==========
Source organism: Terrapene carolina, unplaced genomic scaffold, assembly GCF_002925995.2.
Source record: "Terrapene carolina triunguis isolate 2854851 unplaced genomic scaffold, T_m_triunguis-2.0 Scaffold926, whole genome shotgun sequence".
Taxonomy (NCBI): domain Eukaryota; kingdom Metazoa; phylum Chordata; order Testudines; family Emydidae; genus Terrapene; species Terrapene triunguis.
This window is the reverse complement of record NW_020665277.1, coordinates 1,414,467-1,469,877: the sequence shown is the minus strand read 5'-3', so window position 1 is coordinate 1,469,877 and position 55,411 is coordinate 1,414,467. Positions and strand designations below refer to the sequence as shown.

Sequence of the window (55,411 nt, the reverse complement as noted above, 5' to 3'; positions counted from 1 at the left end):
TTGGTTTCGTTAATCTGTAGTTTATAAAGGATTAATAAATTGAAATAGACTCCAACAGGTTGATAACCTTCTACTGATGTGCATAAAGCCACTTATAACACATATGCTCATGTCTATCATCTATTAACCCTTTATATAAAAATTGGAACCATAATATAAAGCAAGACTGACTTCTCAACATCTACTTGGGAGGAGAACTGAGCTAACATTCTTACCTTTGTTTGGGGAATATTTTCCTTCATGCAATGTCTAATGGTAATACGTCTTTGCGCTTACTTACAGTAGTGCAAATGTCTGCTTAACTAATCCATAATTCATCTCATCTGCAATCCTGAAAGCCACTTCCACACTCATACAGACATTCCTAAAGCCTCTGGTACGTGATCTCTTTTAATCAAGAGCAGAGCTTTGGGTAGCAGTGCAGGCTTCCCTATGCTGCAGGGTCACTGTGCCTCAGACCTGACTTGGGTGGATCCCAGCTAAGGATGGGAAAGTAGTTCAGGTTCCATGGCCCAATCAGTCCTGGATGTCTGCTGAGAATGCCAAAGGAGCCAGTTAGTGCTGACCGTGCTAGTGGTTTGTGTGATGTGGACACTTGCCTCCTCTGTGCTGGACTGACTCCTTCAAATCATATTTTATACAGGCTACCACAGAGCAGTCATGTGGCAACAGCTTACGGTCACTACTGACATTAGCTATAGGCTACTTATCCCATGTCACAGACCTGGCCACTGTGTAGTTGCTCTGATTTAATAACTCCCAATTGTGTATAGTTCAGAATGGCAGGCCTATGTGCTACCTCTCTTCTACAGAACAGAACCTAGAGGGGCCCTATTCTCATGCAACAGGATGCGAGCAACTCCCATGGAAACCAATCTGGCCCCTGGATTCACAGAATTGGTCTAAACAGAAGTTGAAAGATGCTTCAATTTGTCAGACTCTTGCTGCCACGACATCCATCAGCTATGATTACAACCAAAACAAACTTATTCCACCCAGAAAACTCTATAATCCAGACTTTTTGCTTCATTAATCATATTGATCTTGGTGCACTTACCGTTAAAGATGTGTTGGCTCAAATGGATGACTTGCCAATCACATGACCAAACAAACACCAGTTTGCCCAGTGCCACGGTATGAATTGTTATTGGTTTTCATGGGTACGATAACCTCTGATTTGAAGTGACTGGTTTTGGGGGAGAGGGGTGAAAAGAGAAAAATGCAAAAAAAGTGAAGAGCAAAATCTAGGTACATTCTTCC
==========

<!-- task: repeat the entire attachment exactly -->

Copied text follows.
Source organism: Terrapene carolina, unplaced genomic scaffold, assembly GCF_002925995.2.
Source record: "Terrapene carolina triunguis isolate 2854851 unplaced genomic scaffold, T_m_triunguis-2.0 Scaffold926, whole genome shotgun sequence".
Taxonomy (NCBI): domain Eukaryota; kingdom Metazoa; phylum Chordata; order Testudines; family Emydidae; genus Terrapene; species Terrapene triunguis.
This window is the reverse complement of record NW_020665277.1, coordinates 1,414,467-1,469,877: the sequence shown is the minus strand read 5'-3', so window position 1 is coordinate 1,469,877 and position 55,411 is coordinate 1,414,467. Positions and strand designations below refer to the sequence as shown.

Sequence of the window (55,411 nt, the reverse complement as noted above, 5' to 3'; positions counted from 1 at the left end):
TTGGTTTCGTTAATCTGTAGTTTATAAAGGATTAATAAATTGAAATAGACTCCAACAGGTTGATAACCTTCTACTGATGTGCATAAAGCCACTTATAACACATATGCTCATGTCTATCATCTATTAACCCTTTATATAAAAATTGGAACCATAATATAAAGCAAGACTGACTTCTCAACATCTACTTGGGAGGAGAACTGAGCTAACATTCTTACCTTTGTTTGGGGAATATTTTCCTTCATGCAATGTCTAATGGTAATACGTCTTTGCGCTTACTTACAGTAGTGCAAATGTCTGCTTAACTAATCCATAATTCATCTCATCTGCAATCCTGAAAGCCACTTCCACACTCATACAGACATTCCTAAAGCCTCTGGTACGTGATCTCTTTTAATCAAGAGCAGAGCTTTGGGTAGCAGTGCAGGCTTCCCTATGCTGCAGGGTCACTGTGCCTCAGACCTGACTTGGGTGGATCCCAGCTAAGGATGGGAAAGTAGTTCAGGTTCCATGGCCCAATCAGTCCTGGATGTCTGCTGAGAATGCCAAAGGAGCCAGTTAGTGCTGACCGTGCTAGTGGTTTGTGTGATGTGGACACTTGCCTCCTCTGTGCTGGACTGACTCCTTCAAATCATATTTTATACAGGCTACCACAGAGCAGTCATGTGGCAACAGCTTACGGTCACTACTGACATTAGCTATAGGCTACTTATCCCATGTCACAGACCTGGCCACTGTGTAGTTGCTCTGATTTAATAACTCCCAATTGTGTATAGTTCAGAATGGCAGGCCTATGTGCTACCTCTCTTCTACAGAACAGAACCTAGAGGGGCCCTATTCTCATGCAACAGGATGCGAGCAACTCCCATGGAAACCAATCTGGCCCCTGGATTCACAGAATTGGTCTAAACAGAAGTTGAAAGATGCTTCAATTTGTCAGACTCTTGCTGCCACGACATCCATCAGCTATGATTACAACCAAAACAAACTTATTCCACCCAGAAAACTCTATAATCCAGACTTTTTGCTTCATTAATCATATTGATCTTGGTGCACTTACCGTTAAAGATGTGTTGGCTCAAATGGATGACTTGCCAATCACATGACCAAACAAACACCAGTTTGCCCAGTGCCACGGTATGAATTGTTATTGGTTTTCATGGGTACGATAACCTCTGATTTGAAGTGACTGGTTTTGGGGGAGAGGGGTGAAAAGAGAAAAATGCAAAAAAAGTGAAGAGCAAAATCTAGGTACATTCTTCC